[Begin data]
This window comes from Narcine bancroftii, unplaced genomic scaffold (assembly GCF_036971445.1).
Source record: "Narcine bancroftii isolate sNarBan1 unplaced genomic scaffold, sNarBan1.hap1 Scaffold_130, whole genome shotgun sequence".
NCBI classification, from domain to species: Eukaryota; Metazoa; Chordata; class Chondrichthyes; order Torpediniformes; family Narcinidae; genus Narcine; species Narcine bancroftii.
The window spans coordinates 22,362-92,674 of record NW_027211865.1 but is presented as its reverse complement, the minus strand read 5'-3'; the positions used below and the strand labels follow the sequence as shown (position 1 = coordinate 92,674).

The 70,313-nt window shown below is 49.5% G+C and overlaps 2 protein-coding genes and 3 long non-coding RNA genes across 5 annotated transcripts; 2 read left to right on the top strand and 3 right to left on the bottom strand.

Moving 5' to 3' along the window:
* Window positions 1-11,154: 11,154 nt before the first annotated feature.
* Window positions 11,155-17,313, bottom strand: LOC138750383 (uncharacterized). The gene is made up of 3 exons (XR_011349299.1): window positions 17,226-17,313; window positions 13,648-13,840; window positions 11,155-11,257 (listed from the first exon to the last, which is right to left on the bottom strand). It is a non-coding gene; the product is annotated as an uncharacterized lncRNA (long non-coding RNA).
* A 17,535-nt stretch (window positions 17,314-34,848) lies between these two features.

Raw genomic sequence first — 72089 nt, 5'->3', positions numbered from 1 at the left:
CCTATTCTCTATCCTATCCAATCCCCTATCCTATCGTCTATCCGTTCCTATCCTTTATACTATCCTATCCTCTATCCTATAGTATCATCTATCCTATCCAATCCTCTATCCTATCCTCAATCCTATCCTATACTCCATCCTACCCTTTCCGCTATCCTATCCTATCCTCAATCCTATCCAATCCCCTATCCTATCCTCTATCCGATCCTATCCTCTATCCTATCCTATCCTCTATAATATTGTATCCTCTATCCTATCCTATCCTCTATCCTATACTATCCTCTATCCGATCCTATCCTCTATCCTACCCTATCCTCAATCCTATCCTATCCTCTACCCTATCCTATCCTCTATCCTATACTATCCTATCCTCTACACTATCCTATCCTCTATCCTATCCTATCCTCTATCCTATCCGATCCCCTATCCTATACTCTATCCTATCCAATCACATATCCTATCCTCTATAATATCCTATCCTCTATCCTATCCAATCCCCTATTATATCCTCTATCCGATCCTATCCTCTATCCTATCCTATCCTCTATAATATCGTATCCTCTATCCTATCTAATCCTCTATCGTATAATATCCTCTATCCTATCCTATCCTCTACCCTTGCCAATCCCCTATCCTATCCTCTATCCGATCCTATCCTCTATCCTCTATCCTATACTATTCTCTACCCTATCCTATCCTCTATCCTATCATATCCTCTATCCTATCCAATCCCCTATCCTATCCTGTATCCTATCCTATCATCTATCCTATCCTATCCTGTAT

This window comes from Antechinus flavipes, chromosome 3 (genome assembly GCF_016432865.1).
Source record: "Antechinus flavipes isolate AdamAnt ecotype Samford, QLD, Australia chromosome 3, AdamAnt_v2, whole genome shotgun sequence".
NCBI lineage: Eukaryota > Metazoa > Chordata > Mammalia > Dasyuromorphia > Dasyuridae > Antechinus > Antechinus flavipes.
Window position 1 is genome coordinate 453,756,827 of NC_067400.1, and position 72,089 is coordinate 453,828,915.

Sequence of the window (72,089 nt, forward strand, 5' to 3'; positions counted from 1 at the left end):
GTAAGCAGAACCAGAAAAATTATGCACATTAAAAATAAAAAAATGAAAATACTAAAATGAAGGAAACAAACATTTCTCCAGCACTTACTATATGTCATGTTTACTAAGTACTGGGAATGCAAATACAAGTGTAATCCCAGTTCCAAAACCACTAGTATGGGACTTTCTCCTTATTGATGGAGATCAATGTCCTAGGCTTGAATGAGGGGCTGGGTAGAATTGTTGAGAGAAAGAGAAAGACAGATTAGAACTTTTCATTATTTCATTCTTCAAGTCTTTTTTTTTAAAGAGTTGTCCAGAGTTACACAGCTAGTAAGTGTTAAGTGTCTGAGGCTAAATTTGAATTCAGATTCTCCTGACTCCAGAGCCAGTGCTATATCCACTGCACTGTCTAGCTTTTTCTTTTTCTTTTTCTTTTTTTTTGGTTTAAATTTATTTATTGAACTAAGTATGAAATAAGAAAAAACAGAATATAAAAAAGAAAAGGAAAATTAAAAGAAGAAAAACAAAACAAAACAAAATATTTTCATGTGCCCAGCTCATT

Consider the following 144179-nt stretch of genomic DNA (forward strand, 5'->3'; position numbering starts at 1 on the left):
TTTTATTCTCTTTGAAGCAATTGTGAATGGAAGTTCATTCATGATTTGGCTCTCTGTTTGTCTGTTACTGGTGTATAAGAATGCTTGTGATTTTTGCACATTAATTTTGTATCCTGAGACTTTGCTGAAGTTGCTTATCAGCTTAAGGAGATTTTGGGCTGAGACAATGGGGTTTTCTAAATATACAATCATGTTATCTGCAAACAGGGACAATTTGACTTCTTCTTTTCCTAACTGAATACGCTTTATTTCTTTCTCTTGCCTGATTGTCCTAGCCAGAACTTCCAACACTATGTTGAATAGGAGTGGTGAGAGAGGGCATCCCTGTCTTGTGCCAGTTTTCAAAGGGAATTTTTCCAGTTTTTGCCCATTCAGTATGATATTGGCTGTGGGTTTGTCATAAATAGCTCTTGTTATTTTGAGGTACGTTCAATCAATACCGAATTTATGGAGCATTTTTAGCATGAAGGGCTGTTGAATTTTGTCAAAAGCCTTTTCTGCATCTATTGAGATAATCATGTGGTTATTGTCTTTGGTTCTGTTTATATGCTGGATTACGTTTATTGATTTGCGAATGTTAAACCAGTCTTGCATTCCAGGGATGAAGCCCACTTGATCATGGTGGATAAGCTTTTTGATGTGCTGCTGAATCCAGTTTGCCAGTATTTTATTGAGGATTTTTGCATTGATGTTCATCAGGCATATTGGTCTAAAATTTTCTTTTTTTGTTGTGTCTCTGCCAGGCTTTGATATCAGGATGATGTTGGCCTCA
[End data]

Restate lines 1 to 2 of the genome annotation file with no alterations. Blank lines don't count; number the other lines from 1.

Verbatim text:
This window comes from Narcine bancroftii, unplaced genomic scaffold (assembly GCF_036971445.1).
Source record: "Narcine bancroftii isolate sNarBan1 unplaced genomic scaffold, sNarBan1.hap1 Scaffold_130, whole genome shotgun sequence".